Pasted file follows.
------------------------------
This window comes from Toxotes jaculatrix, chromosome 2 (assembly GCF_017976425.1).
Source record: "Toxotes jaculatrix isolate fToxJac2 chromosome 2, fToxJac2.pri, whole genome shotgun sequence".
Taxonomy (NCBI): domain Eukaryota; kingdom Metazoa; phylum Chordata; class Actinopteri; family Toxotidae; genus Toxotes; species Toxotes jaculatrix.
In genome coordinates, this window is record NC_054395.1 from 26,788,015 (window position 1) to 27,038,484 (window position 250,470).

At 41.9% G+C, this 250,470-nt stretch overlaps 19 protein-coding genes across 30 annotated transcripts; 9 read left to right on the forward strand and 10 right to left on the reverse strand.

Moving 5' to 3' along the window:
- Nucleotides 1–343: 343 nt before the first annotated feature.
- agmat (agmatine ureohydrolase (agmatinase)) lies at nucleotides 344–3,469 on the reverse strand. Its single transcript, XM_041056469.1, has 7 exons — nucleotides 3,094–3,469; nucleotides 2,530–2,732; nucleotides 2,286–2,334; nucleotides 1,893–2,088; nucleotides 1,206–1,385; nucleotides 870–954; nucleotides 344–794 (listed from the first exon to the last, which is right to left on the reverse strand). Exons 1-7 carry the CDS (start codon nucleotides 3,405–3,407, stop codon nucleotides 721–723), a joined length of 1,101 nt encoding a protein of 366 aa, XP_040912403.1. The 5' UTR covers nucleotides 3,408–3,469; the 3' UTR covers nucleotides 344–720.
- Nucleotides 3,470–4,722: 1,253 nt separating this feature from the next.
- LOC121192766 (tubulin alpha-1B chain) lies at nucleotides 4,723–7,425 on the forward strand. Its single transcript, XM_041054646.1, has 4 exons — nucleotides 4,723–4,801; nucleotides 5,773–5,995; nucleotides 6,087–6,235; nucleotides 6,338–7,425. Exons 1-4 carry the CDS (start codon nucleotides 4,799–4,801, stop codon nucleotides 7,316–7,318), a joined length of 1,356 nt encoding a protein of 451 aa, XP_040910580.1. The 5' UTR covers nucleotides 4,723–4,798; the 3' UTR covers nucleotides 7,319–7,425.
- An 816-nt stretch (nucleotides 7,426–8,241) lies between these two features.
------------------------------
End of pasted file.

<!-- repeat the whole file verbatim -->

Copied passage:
This window comes from Toxotes jaculatrix, chromosome 2 (assembly GCF_017976425.1).
Source record: "Toxotes jaculatrix isolate fToxJac2 chromosome 2, fToxJac2.pri, whole genome shotgun sequence".
Taxonomy (NCBI): domain Eukaryota; kingdom Metazoa; phylum Chordata; class Actinopteri; family Toxotidae; genus Toxotes; species Toxotes jaculatrix.
In genome coordinates, this window is record NC_054395.1 from 26,788,015 (window position 1) to 27,038,484 (window position 250,470).

At 41.9% G+C, this 250,470-nt stretch overlaps 19 protein-coding genes across 30 annotated transcripts; 9 read left to right on the forward strand and 10 right to left on the reverse strand.

Moving 5' to 3' along the window:
- Nucleotides 1–343: 343 nt before the first annotated feature.
- agmat (agmatine ureohydrolase (agmatinase)) lies at nucleotides 344–3,469 on the reverse strand. Its single transcript, XM_041056469.1, has 7 exons — nucleotides 3,094–3,469; nucleotides 2,530–2,732; nucleotides 2,286–2,334; nucleotides 1,893–2,088; nucleotides 1,206–1,385; nucleotides 870–954; nucleotides 344–794 (listed from the first exon to the last, which is right to left on the reverse strand). Exons 1-7 carry the CDS (start codon nucleotides 3,405–3,407, stop codon nucleotides 721–723), a joined length of 1,101 nt encoding a protein of 366 aa, XP_040912403.1. The 5' UTR covers nucleotides 3,408–3,469; the 3' UTR covers nucleotides 344–720.
- Nucleotides 3,470–4,722: 1,253 nt separating this feature from the next.
- LOC121192766 (tubulin alpha-1B chain) lies at nucleotides 4,723–7,425 on the forward strand. Its single transcript, XM_041054646.1, has 4 exons — nucleotides 4,723–4,801; nucleotides 5,773–5,995; nucleotides 6,087–6,235; nucleotides 6,338–7,425. Exons 1-4 carry the CDS (start codon nucleotides 4,799–4,801, stop codon nucleotides 7,316–7,318), a joined length of 1,356 nt encoding a protein of 451 aa, XP_040910580.1. The 5' UTR covers nucleotides 4,723–4,798; the 3' UTR covers nucleotides 7,319–7,425.
- An 816-nt stretch (nucleotides 7,426–8,241) lies between these two features.